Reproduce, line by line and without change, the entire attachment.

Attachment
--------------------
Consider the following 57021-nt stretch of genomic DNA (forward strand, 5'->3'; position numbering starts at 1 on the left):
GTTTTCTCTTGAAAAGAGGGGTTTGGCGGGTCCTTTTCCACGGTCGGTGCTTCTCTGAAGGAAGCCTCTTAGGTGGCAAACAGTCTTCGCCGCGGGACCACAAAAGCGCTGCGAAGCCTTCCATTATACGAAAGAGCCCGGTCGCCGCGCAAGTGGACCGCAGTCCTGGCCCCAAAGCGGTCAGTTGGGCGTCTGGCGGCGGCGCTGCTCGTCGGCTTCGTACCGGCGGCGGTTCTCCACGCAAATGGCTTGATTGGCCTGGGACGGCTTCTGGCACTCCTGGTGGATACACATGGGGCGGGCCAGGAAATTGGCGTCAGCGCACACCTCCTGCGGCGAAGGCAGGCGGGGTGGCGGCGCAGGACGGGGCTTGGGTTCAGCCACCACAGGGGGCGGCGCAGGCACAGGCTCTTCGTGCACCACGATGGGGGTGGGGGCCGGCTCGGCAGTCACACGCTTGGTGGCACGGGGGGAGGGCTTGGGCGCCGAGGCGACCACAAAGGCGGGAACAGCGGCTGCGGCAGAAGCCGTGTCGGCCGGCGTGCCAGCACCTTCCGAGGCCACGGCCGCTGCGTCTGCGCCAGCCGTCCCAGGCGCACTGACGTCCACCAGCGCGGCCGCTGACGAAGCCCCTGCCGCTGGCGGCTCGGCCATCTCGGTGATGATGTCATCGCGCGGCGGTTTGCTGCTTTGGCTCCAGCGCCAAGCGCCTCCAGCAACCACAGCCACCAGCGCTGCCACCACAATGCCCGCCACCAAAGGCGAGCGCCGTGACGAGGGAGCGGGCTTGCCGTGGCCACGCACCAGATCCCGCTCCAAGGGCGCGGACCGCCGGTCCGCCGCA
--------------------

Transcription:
Consider the following 57021-nt stretch of genomic DNA (forward strand, 5'->3'; position numbering starts at 1 on the left):
GTTTTCTCTTGAAAAGAGGGGTTTGGCGGGTCCTTTTCCACGGTCGGTGCTTCTCTGAAGGAAGCCTCTTAGGTGGCAAACAGTCTTCGCCGCGGGACCACAAAAGCGCTGCGAAGCCTTCCATTATACGAAAGAGCCCGGTCGCCGCGCAAGTGGACCGCAGTCCTGGCCCCAAAGCGGTCAGTTGGGCGTCTGGCGGCGGCGCTGCTCGTCGGCTTCGTACCGGCGGCGGTTCTCCACGCAAATGGCTTGATTGGCCTGGGACGGCTTCTGGCACTCCTGGTGGATACACATGGGGCGGGCCAGGAAATTGGCGTCAGCGCACACCTCCTGCGGCGAAGGCAGGCGGGGTGGCGGCGCAGGACGGGGCTTGGGTTCAGCCACCACAGGGGGCGGCGCAGGCACAGGCTCTTCGTGCACCACGATGGGGGTGGGGGCCGGCTCGGCAGTCACACGCTTGGTGGCACGGGGGGAGGGCTTGGGCGCCGAGGCGACCACAAAGGCGGGAACAGCGGCTGCGGCAGAAGCCGTGTCGGCCGGCGTGCCAGCACCTTCCGAGGCCACGGCCGCTGCGTCTGCGCCAGCCGTCCCAGGCGCACTGACGTCCACCAGCGCGGCCGCTGACGAAGCCCCTGCCGCTGGCGGCTCGGCCATCTCGGTGATGATGTCATCGCGCGGCGGTTTGCTGCTTTGGCTCCAGCGCCAAGCGCCTCCAGCAACCACAGCCACCAGCGCTGCCACCACAATGCCCGCCACCAAAGGCGAGCGCCGTGACGAGGGAGCGGGCTTGCCGTGGCCACGCACCAGATCCCGCTCCAAGGGCGCGGACCGCCGGTCCGCCGCA